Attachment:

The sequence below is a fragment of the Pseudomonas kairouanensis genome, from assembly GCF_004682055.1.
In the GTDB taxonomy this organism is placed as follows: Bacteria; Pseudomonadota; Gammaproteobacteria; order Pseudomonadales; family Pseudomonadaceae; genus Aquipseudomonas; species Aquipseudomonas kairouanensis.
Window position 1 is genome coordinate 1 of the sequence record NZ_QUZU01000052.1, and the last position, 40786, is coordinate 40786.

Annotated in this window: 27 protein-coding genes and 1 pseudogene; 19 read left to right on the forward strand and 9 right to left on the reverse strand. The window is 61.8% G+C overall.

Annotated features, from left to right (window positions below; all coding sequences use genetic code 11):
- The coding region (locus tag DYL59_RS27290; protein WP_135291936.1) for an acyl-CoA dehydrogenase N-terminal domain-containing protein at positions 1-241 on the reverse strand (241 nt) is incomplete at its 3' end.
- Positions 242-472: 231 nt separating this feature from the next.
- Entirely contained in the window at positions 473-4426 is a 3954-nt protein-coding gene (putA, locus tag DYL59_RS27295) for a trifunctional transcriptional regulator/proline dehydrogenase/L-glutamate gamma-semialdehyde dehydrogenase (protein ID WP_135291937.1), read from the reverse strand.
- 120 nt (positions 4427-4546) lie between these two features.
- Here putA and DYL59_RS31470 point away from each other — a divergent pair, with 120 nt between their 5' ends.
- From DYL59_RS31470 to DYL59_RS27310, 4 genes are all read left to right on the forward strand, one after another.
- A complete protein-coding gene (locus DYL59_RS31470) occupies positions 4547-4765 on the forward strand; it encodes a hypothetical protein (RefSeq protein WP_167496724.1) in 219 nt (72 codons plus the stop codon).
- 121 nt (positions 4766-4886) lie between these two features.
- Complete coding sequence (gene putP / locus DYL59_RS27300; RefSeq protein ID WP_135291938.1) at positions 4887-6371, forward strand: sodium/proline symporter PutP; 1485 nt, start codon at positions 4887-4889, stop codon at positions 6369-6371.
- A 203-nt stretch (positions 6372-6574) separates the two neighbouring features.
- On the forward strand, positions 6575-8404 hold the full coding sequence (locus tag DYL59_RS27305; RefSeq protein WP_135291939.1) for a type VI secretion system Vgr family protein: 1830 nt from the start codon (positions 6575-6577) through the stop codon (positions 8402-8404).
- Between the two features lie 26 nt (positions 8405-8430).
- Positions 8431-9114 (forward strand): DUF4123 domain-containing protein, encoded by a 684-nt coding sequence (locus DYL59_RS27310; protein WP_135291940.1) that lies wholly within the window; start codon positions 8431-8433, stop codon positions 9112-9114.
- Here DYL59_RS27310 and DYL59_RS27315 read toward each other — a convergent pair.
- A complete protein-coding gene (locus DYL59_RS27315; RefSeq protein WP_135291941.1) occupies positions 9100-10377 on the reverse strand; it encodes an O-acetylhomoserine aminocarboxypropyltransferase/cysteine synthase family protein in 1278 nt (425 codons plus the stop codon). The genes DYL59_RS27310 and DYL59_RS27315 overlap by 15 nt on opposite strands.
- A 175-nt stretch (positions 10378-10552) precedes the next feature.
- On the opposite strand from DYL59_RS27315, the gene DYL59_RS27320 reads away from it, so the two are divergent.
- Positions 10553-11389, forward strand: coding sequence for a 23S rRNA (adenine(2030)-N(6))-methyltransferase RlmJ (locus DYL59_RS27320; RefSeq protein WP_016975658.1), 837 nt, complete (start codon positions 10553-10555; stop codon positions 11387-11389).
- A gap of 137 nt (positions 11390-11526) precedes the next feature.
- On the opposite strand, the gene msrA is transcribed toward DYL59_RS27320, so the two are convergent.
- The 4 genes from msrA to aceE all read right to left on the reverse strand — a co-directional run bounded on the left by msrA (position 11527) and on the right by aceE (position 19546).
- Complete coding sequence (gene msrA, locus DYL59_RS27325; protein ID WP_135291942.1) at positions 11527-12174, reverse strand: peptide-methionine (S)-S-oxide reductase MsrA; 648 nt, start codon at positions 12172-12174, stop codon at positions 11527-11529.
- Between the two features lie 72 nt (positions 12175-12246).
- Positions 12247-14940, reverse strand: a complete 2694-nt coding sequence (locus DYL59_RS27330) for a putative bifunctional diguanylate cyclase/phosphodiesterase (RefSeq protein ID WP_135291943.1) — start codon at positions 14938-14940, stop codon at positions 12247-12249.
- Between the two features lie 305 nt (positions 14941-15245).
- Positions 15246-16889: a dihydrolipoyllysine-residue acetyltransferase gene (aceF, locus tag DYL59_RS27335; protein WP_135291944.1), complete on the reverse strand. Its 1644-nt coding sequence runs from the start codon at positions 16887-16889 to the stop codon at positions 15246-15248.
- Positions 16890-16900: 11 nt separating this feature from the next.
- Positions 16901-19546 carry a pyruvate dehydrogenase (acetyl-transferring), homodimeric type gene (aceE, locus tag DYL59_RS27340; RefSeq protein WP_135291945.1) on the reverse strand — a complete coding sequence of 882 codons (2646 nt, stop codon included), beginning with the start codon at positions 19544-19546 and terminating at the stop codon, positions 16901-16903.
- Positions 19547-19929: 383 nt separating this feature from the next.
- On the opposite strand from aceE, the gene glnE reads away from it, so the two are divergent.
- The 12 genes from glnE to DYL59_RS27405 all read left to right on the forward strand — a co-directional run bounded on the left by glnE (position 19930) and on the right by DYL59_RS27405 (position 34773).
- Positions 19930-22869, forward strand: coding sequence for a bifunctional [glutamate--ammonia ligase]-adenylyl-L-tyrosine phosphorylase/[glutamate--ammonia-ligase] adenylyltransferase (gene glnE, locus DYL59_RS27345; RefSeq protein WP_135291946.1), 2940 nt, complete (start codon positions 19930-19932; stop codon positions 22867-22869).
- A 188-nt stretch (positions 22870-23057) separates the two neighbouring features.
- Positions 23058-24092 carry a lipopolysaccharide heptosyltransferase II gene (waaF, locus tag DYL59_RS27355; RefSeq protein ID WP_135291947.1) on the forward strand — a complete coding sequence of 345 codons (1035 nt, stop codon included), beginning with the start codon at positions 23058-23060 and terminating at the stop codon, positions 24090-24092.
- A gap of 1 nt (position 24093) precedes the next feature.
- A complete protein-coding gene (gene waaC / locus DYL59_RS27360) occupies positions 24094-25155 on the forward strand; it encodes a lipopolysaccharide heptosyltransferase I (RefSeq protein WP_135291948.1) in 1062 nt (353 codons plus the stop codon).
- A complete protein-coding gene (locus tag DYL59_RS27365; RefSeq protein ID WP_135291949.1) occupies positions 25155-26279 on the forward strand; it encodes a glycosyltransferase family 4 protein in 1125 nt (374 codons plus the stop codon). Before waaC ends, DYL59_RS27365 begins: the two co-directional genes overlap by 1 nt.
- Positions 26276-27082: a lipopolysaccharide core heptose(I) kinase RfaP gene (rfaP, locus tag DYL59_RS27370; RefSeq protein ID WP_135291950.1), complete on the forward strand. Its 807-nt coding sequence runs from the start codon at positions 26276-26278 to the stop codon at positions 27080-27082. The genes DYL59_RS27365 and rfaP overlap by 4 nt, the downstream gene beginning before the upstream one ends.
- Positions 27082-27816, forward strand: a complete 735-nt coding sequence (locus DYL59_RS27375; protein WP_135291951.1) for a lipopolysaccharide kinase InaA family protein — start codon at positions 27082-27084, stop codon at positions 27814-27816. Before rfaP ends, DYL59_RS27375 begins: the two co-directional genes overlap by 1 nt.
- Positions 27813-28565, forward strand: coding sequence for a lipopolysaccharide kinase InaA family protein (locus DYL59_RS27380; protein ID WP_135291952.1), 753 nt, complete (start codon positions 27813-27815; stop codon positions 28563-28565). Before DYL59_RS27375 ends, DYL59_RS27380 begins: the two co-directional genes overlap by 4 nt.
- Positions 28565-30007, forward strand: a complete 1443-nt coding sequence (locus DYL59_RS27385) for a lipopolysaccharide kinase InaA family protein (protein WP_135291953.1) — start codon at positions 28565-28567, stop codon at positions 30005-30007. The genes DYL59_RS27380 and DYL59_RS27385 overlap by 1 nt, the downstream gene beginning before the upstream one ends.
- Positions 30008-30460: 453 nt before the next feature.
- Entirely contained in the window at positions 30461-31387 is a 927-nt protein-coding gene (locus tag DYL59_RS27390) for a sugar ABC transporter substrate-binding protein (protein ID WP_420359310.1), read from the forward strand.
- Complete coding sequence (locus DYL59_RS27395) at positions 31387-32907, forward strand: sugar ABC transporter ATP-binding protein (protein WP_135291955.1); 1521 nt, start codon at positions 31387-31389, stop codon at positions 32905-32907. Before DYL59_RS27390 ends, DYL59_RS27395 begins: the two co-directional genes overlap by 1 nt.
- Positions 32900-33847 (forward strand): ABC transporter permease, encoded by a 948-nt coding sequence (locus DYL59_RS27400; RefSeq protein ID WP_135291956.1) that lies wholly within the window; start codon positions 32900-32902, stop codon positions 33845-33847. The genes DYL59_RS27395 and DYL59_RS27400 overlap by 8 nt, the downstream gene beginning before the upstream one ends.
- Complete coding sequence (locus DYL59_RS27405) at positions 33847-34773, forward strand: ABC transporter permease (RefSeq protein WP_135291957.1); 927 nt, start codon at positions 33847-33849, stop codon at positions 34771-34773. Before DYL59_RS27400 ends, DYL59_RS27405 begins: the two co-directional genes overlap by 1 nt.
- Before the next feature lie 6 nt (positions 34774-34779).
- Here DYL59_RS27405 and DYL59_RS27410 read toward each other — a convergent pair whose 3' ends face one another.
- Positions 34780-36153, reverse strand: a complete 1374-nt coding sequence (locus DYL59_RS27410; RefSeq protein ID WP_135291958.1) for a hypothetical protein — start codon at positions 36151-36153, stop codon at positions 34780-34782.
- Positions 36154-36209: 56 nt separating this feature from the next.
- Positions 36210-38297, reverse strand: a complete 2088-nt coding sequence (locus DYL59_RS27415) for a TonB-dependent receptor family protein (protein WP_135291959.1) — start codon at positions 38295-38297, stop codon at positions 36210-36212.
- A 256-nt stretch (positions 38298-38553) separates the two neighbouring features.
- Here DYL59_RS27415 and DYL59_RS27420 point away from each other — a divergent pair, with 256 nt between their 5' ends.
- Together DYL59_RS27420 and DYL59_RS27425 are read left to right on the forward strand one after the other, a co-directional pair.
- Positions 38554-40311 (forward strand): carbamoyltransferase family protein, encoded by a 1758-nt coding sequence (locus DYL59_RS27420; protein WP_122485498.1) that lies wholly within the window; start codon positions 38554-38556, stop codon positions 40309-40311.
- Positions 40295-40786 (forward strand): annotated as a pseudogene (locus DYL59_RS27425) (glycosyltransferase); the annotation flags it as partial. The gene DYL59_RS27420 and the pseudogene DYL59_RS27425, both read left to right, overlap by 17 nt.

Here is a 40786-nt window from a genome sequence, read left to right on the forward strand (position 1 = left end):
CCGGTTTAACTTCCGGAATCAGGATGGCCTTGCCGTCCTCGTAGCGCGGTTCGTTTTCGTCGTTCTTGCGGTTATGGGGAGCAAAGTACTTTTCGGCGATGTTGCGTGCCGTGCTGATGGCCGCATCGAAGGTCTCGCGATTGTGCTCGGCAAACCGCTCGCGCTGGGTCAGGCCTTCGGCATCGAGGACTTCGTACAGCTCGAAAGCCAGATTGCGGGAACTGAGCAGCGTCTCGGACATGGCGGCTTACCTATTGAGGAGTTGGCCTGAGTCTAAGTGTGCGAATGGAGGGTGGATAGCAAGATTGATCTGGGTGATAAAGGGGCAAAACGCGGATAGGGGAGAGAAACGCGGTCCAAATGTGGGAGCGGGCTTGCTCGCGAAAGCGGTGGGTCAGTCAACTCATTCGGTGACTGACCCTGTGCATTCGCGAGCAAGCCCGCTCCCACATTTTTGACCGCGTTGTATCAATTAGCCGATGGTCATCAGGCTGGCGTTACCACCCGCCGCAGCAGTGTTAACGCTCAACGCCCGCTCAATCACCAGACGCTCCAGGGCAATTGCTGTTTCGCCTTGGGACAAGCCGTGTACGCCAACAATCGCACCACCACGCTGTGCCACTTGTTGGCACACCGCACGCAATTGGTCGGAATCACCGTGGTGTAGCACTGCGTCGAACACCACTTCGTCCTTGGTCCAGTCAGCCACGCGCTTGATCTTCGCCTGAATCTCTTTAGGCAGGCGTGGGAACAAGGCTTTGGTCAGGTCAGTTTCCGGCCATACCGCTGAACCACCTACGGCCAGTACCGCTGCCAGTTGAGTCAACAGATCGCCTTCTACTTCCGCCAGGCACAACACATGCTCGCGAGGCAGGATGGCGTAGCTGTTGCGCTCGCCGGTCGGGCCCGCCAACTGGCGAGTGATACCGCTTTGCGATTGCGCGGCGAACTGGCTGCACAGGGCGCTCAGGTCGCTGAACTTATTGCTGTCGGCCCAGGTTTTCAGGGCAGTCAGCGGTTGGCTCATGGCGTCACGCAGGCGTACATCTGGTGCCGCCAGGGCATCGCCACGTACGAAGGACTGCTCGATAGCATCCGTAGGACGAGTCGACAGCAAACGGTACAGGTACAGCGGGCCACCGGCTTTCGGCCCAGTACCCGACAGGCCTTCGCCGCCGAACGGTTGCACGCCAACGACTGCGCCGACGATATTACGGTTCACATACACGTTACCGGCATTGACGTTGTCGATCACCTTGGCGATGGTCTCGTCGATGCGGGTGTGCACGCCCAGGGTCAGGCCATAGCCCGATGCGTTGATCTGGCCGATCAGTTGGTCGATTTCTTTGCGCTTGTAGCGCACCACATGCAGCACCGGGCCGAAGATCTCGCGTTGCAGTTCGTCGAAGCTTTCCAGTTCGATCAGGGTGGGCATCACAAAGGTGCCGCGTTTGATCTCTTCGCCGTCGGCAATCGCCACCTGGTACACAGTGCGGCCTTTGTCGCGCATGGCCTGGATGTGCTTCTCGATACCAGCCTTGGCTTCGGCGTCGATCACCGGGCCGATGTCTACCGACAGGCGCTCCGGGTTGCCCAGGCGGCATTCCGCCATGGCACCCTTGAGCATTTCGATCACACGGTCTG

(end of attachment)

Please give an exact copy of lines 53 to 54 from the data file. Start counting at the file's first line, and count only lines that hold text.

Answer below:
- Here DYL59_RS27405 and DYL59_RS27410 read toward each other — a convergent pair whose 3' ends face one another.
- Positions 34780-36153, reverse strand: a complete 1374-nt coding sequence (locus DYL59_RS27410; RefSeq protein ID WP_135291958.1) for a hypothetical protein — start codon at positions 36151-36153, stop codon at positions 34780-34782.